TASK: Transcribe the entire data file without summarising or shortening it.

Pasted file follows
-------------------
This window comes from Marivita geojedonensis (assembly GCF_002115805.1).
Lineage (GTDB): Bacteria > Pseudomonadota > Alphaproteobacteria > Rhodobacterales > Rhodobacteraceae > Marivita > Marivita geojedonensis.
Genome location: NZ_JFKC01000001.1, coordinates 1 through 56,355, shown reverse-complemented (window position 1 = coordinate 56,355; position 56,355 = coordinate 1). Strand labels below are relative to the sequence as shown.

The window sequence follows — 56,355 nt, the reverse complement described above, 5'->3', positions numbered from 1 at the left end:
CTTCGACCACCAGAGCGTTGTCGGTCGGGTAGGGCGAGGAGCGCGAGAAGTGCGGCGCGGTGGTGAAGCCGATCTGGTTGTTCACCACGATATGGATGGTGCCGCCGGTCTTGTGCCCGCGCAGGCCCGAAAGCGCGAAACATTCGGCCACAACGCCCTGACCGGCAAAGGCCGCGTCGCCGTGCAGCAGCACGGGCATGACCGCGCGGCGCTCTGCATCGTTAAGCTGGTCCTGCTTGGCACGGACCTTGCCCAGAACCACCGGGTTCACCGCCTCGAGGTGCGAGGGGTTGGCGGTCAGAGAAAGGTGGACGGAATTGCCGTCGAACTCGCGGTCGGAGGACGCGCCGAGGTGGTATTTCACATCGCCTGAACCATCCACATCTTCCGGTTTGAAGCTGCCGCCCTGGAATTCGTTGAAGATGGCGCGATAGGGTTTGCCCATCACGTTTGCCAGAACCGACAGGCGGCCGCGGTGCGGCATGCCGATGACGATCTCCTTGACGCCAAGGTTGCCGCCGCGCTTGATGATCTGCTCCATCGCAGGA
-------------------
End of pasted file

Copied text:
This window comes from Marivita geojedonensis (assembly GCF_002115805.1).
Lineage (GTDB): Bacteria > Pseudomonadota > Alphaproteobacteria > Rhodobacterales > Rhodobacteraceae > Marivita > Marivita geojedonensis.
Genome location: NZ_JFKC01000001.1, coordinates 1 through 56,355, shown reverse-complemented (window position 1 = coordinate 56,355; position 56,355 = coordinate 1). Strand labels below are relative to the sequence as shown.

The window sequence follows — 56,355 nt, the reverse complement described above, 5'->3', positions numbered from 1 at the left end:
CTTCGACCACCAGAGCGTTGTCGGTCGGGTAGGGCGAGGAGCGCGAGAAGTGCGGCGCGGTGGTGAAGCCGATCTGGTTGTTCACCACGATATGGATGGTGCCGCCGGTCTTGTGCCCGCGCAGGCCCGAAAGCGCGAAACATTCGGCCACAACGCCCTGACCGGCAAAGGCCGCGTCGCCGTGCAGCAGCACGGGCATGACCGCGCGGCGCTCTGCATCGTTAAGCTGGTCCTGCTTGGCACGGACCTTGCCCAGAACCACCGGGTTCACCGCCTCGAGGTGCGAGGGGTTGGCGGTCAGAGAAAGGTGGACGGAATTGCCGTCGAACTCGCGGTCGGAGGACGCGCCGAGGTGGTATTTCACATCGCCTGAACCATCCACATCTTCCGGTTTGAAGCTGCCGCCCTGGAATTCGTTGAAGATGGCGCGATAGGGTTTGCCCATCACGTTTGCCAGAACCGACAGGCGGCCGCGGTGCGGCATGCCGATGACGATCTCCTTGACGCCAAGGTTGCCGCCGCGCTTGATGATCTGCTCCATCGCAGGA